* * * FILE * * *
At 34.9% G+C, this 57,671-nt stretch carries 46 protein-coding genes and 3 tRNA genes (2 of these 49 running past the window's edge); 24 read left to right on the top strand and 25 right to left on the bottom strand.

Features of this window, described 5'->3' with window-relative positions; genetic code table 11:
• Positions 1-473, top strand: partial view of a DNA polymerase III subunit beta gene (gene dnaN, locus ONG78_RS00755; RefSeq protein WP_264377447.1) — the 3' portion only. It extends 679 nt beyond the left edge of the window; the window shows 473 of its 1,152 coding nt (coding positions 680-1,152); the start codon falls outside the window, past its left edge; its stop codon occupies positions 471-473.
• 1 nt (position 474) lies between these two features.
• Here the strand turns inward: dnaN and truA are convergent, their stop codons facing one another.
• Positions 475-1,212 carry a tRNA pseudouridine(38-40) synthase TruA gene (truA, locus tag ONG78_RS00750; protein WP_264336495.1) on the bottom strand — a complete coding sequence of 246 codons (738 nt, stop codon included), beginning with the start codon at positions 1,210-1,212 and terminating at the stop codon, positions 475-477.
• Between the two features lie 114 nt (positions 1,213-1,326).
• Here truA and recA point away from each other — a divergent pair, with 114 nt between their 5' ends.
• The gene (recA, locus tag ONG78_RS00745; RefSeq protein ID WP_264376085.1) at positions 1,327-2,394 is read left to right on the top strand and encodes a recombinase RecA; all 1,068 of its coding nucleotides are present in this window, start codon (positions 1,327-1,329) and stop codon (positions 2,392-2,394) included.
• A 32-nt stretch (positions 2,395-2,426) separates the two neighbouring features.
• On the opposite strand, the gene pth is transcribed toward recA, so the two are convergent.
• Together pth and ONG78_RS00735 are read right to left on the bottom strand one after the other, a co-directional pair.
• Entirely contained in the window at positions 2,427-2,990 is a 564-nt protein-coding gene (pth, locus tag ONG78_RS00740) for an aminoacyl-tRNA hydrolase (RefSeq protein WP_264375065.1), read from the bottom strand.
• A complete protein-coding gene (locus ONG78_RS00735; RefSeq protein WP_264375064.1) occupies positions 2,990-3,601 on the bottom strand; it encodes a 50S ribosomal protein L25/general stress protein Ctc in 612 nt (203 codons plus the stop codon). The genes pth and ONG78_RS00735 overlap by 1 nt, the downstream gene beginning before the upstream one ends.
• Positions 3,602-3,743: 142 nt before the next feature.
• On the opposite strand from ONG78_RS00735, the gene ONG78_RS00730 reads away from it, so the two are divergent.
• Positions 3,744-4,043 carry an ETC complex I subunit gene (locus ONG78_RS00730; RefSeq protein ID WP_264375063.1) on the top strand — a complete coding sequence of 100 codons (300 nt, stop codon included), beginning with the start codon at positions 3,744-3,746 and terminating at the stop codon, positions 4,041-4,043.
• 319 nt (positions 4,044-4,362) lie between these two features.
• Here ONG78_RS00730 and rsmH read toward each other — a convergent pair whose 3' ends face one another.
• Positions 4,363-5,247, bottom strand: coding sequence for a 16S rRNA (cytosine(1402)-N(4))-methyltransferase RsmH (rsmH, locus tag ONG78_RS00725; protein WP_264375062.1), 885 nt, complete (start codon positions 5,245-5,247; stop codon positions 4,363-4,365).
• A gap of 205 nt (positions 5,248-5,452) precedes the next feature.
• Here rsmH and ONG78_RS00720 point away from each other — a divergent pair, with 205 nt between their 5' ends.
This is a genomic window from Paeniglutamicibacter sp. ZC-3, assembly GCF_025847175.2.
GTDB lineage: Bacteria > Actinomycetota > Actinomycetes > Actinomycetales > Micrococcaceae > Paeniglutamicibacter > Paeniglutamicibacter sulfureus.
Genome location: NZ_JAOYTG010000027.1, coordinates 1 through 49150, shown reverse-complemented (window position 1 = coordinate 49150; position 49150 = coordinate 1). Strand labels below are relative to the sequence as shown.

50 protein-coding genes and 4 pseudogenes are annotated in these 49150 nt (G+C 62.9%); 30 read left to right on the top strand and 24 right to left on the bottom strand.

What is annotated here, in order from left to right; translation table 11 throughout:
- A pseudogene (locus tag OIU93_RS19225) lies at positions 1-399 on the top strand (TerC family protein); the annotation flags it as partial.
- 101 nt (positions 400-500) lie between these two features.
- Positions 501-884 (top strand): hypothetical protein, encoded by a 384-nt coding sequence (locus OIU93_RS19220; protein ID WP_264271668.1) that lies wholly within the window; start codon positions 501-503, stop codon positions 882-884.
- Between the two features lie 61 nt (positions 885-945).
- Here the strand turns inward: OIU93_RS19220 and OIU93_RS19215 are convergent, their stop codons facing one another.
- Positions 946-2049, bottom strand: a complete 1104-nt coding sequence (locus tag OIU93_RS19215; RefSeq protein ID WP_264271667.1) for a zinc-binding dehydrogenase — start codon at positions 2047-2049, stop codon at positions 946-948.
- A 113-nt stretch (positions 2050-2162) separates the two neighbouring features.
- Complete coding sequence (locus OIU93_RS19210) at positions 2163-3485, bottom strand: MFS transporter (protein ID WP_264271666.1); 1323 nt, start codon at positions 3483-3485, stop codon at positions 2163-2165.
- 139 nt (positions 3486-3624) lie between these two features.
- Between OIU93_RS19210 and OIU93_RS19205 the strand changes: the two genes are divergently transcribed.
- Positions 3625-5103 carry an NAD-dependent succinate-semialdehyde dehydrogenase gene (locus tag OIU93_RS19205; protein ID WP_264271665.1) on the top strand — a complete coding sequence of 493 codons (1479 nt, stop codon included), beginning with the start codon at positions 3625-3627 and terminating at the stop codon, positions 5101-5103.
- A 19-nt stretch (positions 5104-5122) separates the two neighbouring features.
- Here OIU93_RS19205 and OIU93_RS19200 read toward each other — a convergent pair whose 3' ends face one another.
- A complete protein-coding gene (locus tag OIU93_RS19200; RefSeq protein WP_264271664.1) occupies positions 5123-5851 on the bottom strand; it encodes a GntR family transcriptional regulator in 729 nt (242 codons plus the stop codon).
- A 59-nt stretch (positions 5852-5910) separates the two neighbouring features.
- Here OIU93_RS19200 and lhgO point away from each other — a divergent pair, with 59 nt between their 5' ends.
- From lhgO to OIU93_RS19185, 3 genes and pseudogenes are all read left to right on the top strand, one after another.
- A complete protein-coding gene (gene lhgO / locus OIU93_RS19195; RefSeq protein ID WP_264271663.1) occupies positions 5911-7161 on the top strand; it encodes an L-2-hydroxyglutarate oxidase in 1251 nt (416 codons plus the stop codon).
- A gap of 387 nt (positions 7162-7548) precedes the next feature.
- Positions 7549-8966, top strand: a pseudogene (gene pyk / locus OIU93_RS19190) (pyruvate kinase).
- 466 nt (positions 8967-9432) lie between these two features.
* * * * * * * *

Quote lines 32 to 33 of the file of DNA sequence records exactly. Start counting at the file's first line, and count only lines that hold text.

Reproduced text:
- Here the strand turns inward: OIU93_RS19220 and OIU93_RS19215 are convergent, their stop codons facing one another.
- Positions 946-2049, bottom strand: a complete 1104-nt coding sequence (locus tag OIU93_RS19215; RefSeq protein ID WP_264271667.1) for a zinc-binding dehydrogenase — start codon at positions 2047-2049, stop codon at positions 946-948.